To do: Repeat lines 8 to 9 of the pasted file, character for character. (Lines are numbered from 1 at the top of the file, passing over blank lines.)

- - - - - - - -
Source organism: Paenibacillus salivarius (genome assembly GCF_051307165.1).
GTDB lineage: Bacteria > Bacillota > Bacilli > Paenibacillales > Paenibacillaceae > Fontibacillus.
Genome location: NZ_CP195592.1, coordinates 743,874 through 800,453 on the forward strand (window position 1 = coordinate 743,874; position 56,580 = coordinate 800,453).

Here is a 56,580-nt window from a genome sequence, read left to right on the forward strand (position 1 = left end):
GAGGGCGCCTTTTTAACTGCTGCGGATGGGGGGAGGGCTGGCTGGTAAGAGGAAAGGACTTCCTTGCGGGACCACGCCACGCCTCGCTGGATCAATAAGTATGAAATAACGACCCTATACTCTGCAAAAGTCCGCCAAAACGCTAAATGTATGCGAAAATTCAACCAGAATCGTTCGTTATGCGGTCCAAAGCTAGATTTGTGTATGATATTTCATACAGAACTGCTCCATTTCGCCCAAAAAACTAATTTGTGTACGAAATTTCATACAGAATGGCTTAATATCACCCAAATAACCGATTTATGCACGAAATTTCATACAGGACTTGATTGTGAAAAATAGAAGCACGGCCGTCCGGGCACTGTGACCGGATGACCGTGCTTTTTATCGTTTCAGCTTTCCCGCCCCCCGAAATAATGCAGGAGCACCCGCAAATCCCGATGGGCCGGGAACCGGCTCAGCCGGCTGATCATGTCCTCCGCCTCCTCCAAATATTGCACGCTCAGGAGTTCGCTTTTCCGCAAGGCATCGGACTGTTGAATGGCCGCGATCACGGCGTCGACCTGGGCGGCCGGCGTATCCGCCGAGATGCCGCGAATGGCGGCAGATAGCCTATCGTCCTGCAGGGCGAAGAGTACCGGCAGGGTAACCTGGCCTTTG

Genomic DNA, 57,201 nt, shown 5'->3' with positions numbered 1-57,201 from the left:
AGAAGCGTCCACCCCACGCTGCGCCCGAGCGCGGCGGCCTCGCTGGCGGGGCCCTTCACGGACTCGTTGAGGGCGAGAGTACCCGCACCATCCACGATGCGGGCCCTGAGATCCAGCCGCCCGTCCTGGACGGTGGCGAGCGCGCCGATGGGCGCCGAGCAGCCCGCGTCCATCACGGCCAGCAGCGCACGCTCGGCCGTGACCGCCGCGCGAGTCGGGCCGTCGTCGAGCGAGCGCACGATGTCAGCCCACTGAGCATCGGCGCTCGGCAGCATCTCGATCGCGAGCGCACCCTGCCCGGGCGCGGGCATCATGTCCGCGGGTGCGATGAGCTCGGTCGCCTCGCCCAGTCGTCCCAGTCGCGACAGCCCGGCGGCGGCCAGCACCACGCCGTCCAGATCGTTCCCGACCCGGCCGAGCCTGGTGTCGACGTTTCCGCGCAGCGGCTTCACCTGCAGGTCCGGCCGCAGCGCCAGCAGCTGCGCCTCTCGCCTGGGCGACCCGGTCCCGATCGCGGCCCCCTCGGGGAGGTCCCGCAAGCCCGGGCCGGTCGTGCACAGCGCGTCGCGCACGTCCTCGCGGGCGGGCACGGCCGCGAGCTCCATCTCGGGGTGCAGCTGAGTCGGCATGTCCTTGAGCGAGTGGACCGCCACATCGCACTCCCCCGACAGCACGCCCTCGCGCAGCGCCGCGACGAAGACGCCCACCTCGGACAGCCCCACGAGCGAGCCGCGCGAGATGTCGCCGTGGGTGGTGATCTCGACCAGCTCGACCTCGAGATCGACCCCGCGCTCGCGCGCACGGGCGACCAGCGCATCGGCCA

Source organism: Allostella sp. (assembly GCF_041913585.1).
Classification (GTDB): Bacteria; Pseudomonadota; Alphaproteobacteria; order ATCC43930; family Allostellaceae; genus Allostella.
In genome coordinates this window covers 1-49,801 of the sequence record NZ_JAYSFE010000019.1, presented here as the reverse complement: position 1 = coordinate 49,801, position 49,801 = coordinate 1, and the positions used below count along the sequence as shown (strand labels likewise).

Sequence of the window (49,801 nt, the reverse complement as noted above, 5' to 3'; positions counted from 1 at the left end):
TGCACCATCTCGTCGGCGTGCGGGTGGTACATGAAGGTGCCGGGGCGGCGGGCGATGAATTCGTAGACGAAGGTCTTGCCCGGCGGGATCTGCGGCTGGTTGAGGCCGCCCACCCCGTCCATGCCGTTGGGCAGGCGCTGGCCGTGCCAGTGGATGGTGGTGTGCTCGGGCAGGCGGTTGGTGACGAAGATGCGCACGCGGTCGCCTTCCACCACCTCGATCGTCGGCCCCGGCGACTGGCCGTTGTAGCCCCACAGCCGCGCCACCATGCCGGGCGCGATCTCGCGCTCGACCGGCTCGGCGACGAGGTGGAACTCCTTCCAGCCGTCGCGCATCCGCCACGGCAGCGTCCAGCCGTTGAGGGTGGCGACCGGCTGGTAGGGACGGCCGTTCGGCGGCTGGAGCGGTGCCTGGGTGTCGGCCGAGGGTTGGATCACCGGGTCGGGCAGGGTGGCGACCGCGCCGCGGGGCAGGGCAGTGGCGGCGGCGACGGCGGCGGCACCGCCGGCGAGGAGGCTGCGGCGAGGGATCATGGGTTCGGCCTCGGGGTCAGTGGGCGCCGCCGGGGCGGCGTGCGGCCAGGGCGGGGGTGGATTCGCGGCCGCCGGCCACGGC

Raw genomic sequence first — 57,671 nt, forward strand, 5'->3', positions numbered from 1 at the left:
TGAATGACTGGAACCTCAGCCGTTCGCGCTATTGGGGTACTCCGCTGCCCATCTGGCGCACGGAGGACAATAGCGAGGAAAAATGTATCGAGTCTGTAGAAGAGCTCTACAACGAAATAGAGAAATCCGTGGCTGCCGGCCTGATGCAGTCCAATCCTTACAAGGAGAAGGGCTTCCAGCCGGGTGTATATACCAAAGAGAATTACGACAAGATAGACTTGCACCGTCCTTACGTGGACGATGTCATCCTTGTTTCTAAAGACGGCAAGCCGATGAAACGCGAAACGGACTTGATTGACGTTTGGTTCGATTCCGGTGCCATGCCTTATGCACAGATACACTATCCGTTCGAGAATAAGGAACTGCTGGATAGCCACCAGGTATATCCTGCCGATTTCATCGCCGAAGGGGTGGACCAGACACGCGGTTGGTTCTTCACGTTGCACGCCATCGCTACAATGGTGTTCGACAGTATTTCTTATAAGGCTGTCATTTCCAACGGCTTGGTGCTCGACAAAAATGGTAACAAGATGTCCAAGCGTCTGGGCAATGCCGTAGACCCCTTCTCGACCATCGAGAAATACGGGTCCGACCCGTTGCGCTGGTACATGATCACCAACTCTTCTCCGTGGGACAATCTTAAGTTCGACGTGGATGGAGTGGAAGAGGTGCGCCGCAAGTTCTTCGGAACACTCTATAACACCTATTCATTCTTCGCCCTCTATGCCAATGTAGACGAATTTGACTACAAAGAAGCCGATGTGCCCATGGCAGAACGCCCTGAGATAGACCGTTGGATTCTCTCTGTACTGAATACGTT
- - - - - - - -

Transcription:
Source organism: Allostella sp. (assembly GCF_041913585.1).
Classification (GTDB): Bacteria; Pseudomonadota; Alphaproteobacteria; order ATCC43930; family Allostellaceae; genus Allostella.